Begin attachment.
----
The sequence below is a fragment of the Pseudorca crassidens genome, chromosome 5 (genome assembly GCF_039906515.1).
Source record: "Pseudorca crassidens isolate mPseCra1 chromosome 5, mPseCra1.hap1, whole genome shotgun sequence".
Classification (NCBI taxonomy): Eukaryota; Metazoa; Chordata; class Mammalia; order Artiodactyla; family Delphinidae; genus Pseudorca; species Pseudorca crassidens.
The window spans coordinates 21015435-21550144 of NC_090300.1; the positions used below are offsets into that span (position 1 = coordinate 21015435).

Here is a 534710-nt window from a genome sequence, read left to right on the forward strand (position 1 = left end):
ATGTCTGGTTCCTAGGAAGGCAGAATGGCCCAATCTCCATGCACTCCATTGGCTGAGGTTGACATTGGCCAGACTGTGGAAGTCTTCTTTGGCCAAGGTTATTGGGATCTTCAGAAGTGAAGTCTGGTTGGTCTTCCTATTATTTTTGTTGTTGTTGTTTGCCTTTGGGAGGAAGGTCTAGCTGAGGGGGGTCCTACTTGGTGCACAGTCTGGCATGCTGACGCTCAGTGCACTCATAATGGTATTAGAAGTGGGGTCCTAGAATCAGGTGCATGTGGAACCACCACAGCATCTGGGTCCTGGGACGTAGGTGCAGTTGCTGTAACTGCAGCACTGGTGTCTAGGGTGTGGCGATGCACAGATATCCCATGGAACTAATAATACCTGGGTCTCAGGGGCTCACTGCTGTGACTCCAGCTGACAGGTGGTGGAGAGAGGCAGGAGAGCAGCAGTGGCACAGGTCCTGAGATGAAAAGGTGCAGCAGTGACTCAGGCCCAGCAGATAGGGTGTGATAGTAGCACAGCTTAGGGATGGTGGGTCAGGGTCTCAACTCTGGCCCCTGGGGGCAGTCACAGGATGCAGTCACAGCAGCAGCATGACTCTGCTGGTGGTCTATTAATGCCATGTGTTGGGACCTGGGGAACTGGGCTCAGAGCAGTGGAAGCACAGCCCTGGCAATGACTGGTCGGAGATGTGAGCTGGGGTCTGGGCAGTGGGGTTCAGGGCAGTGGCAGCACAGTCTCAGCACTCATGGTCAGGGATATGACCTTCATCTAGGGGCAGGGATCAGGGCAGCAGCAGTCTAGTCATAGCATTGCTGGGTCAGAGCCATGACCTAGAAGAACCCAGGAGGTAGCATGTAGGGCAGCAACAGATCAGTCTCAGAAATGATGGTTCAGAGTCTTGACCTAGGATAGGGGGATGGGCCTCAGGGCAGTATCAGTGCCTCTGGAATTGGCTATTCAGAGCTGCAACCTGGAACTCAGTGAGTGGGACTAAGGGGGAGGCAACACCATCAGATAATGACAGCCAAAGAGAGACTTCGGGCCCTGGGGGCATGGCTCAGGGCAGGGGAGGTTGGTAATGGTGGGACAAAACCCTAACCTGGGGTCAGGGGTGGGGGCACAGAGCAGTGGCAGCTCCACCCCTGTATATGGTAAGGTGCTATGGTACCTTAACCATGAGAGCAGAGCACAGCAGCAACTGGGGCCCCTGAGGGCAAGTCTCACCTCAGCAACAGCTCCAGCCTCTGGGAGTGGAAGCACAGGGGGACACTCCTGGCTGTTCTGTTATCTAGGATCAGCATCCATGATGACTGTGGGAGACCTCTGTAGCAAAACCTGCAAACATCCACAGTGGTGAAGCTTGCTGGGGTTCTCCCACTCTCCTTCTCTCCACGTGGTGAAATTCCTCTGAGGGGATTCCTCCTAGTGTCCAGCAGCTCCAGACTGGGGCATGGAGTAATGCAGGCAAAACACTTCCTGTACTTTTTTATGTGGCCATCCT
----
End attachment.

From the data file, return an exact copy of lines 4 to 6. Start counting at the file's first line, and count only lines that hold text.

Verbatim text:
The window spans coordinates 21015435-21550144 of NC_090300.1; the positions used below are offsets into that span (position 1 = coordinate 21015435).

Here is a 534710-nt window from a genome sequence, read left to right on the forward strand (position 1 = left end):
ATGTCTGGTTCCTAGGAAGGCAGAATGGCCCAATCTCCATGCACTCCATTGGCTGAGGTTGACATTGGCCAGACTGTGGAAGTCTTCTTTGGCCAAGGTTATTGGGATCTTCAGAAGTGAAGTCTGGTTGGTCTTCCTATTATTTTTGTTGTTGTTGTTTGCCTTTGGGAGGAAGGTCTAGCTGAGGGGGGTCCTACTTGGTGCACAGTCTGGCATGCTGACGCTCAGTGCACTCATAATGGTATTAGAAGTGGGGTCCTAGAATCAGGTGCATGTGGAACCACCACAGCATCTGGGTCCTGGGACGTAGGTGCAGTTGCTGTAACTGCAGCACTGGTGTCTAGGGTGTGGCGATGCACAGATATCCCATGGAACTAATAATACCTGGGTCTCAGGGGCTCACTGCTGTGACTCCAGCTGACAGGTGGTGGAGAGAGGCAGGAGAGCAGCAGTGGCACAGGTCCTGAGATGAAAAGGTGCAGCAGTGACTCAGGCCCAGCAGATAGGGTGTGATAGTAGCACAGCTTAGGGATGGTGGGTCAGGGTCTCAACTCTGGCCCCTGGGGGCAGTCACAGGATGCAGTCACAGCAGCAGCATGACTCTGCTGGTGGTCTATTAATGCCATGTGTTGGGACCTGGGGAACTGGGCTCAGAGCAGTGGAAGCACAGCCCTGGCAATGACTGGTCGGAGATGTGAGCTGGGGTCTGGGCAGTGGGGTTCAGGGCAGTGGCAGCACAGTCTCAGCACTCATGGTCAGGGATATGACCTTCATCTAGGGGCAGGGATCAGGGCAGCAGCAGTCTAGTCATAGCATTGCTGGGTCAGAGCCATGACCTAGAAGAACCCAGGAGGTAGCATGTAGGGCAGCAACAGATCAGTCTCAGAAATGATGGTTCAGAGTCTTGACCTAGGATAGGGGGATGGGCCTCAGGGCAGTATCAGTGCCTCTGGAATTGGCTATTCAGAGCTGCAACCTGGAACTCAGTGAGTGGGACTAAGGGGGAGGCAACACCATCAGATAATGACAGCCAAAGAGAGACTTCGGGCCCTGGGGGCATGGCTCAGGGCAGGGGAGGTTGGTAATGGTGGGACAAAACCCTAACCTGGGGTCAGGGGTGGGGGCACAGAGCAGTGGCAGCTCCACCCCTGTATATGGTAAGGTGCTATGGTACCTTAACCATGAGAGCAGAGCACAGCAGCAACTGGGGCCCCTGAGGGCAAGTCTCACCTCAGCAACAGCTCCAGCCTCTGGGAGTGGAAGCACAGGGGGACACTCCTGGCTGTTCTGTTATCTAGGATCAGCATCCATGATGACTGTGGGAGACCTCTGTAGCAAAACCTGCAAACATCCACAGTGGTGAAGCTTGCTGGGGTTCTCCCACTCTCCTTCTCTCCACGTGGTGAAATTCCTCTGAGGGGATTCCTCCTAGTGTCCAGCAGCTCCAGACTGGGGCATGGAGTAATGCAGGCAAAACACTTCCTGTACTTTTTTATGTGGCCATCCT